Internet Safety

  • Place the computer in a common room where the computer can be seen and activities can easily be monitored. This will provide both the child and the parent greater accountability for their activities on the computer.
  • Monitor your child’s activity on the computer. Be familiar with the websites that they visit.
  • Check the internet history to ensure they aren’t visiting websites that are inappropriate.
  • Openly discuss potential dangers of the Internet with your child.
  • Know each of your child’s passwords and develop a set of rules for internet use.
  • Know who your child communicates with over the internet. Make sure they can put a face with every screen name on their “buddy” list. They should not communicate with people they do not know.
  • Review posting of photos. Personal photos should not have revealing information, such as school names or location.
  • Discuss digital citizenship with your child: if you wouldn't say it in person, don’t post it online!
  • Do not give out any personal information to anyone over the internet, even if you know the individual.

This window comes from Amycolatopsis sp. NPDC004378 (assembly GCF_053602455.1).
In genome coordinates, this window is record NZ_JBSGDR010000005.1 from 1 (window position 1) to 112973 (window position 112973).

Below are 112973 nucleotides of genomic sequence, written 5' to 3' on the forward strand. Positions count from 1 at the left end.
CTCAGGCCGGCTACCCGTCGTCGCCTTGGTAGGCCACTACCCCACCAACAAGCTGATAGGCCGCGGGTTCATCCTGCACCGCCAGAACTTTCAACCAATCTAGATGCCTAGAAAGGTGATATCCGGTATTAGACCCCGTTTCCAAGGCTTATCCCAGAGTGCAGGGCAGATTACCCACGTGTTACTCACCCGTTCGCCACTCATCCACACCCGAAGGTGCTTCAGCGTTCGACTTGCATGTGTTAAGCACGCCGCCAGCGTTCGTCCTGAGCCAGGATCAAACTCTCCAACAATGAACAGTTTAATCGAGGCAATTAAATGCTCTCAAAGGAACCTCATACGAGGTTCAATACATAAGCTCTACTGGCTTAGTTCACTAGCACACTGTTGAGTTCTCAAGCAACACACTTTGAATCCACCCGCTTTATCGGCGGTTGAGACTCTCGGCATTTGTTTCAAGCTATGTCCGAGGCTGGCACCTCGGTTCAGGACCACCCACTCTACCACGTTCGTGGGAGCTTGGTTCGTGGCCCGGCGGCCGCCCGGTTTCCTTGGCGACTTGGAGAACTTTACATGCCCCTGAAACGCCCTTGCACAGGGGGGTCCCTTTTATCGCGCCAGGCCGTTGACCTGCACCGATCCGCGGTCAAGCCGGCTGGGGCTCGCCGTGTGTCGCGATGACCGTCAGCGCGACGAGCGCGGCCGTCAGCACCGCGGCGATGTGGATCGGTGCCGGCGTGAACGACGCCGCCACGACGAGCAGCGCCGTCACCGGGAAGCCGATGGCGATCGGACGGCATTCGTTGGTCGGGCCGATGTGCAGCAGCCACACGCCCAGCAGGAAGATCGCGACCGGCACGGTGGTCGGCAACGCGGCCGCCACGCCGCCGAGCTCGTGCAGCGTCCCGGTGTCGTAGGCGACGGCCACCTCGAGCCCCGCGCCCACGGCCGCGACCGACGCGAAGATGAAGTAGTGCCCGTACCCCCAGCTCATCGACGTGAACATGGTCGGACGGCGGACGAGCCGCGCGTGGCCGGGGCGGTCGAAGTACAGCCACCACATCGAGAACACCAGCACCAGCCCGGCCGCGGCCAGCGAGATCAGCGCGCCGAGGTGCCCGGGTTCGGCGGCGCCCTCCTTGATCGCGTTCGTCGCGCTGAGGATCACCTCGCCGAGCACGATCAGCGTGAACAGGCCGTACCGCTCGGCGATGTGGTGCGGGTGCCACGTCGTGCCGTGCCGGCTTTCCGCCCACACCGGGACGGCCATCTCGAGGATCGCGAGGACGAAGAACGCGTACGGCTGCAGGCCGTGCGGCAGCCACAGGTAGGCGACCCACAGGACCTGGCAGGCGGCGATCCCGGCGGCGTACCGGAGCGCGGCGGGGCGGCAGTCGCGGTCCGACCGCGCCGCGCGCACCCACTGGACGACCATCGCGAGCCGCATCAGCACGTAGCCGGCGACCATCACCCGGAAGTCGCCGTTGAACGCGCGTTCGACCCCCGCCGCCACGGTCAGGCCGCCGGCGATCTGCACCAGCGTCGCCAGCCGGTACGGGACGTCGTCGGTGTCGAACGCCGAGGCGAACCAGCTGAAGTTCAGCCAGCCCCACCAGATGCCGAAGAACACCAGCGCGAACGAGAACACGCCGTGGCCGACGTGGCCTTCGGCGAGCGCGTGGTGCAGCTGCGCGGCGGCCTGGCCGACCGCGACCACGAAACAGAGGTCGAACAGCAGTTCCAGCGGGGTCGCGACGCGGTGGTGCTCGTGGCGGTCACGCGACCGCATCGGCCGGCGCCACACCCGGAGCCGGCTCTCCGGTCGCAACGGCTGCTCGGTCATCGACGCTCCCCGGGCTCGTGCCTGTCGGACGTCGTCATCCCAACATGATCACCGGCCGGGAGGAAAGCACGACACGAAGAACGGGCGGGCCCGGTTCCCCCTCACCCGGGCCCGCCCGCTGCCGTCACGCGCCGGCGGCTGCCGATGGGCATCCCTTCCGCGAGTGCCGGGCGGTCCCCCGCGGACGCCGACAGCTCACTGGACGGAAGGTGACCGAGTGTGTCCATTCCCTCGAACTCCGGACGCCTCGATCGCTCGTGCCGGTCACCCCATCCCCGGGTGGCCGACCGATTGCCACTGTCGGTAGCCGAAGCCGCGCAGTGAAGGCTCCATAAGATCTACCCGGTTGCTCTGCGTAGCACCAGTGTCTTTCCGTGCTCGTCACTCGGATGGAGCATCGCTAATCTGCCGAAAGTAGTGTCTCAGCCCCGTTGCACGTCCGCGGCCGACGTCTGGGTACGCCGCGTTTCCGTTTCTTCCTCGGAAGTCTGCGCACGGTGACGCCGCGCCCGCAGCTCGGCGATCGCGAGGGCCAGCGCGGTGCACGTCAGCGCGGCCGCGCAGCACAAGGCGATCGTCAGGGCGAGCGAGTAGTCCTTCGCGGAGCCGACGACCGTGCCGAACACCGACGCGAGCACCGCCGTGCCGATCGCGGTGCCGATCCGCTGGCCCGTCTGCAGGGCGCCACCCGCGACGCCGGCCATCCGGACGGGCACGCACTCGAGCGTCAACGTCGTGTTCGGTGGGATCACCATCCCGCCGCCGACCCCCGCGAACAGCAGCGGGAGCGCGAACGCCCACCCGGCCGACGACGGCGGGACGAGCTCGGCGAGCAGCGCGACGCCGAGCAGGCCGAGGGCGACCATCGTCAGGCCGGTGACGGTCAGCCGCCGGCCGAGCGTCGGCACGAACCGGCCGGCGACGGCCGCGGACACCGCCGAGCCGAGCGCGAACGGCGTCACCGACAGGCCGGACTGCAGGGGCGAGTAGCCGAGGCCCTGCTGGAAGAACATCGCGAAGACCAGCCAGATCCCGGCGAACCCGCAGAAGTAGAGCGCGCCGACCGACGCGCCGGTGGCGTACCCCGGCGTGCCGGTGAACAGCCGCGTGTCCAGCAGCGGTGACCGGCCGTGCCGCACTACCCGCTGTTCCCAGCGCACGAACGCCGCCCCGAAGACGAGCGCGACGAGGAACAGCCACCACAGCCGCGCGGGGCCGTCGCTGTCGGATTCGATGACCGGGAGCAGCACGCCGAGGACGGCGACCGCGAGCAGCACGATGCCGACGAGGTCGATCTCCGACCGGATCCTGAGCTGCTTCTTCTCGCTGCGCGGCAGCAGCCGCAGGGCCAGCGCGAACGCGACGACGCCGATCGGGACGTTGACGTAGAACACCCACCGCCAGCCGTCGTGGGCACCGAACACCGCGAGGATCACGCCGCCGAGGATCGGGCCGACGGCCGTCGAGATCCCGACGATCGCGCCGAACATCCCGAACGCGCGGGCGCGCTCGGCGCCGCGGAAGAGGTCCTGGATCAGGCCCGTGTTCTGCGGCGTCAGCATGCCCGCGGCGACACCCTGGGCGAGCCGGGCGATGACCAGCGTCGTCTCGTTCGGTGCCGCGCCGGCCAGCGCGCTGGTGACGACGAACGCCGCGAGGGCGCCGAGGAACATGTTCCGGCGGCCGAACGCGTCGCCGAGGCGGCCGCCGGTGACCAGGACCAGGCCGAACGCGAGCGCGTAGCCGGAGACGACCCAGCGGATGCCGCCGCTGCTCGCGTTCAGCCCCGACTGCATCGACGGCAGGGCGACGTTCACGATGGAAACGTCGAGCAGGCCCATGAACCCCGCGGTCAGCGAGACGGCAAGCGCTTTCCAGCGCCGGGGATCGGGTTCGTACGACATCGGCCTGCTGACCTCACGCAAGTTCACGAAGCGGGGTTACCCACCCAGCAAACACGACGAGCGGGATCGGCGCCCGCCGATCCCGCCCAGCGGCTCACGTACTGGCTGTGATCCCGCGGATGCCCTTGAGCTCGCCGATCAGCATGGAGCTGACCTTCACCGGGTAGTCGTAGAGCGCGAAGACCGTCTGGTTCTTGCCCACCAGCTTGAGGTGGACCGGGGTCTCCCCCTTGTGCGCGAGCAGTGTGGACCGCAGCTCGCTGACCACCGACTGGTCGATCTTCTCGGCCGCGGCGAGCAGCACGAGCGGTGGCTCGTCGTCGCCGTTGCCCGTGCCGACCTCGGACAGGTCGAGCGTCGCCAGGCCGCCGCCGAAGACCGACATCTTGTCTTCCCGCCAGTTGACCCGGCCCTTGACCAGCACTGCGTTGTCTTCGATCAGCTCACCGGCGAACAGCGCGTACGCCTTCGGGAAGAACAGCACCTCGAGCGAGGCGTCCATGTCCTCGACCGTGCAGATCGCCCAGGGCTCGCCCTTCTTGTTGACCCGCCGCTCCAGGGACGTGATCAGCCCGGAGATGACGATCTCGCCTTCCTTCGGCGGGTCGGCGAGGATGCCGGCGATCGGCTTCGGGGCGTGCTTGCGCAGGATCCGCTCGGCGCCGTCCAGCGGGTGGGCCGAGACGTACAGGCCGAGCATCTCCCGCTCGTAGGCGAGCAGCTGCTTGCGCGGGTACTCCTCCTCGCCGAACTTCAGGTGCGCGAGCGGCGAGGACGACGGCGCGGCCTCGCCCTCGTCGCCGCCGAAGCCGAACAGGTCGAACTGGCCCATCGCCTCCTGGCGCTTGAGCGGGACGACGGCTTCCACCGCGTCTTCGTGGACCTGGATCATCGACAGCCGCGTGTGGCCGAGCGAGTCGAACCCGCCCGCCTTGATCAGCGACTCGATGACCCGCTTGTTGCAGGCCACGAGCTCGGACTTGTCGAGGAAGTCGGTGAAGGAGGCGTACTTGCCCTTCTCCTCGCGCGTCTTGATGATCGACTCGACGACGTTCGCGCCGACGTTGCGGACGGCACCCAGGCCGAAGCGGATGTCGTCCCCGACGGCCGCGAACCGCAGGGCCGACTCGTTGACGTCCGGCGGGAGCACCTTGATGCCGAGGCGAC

• Know that people are not always who they say they are online. A person who claims to be a 12-year-old female may actually be a 40-year-old male.
  • Know what other access your child has to computers and devices like cell phones and PDAs.
  • Never respond to harassing or rude emails. Delete any unwanted messages or friends who continuously leave inappropriate comments.
  • Check the privacy settings of the social networking sites that you use.
  • The American Academy of Pediatrics recommends no more than 2 hours a day of total screen time, which includes computer, television, and video games.
Resources for Information on Internet Safety
*Resources are adapted from information provided by the National Center for Missing and Exploited Children.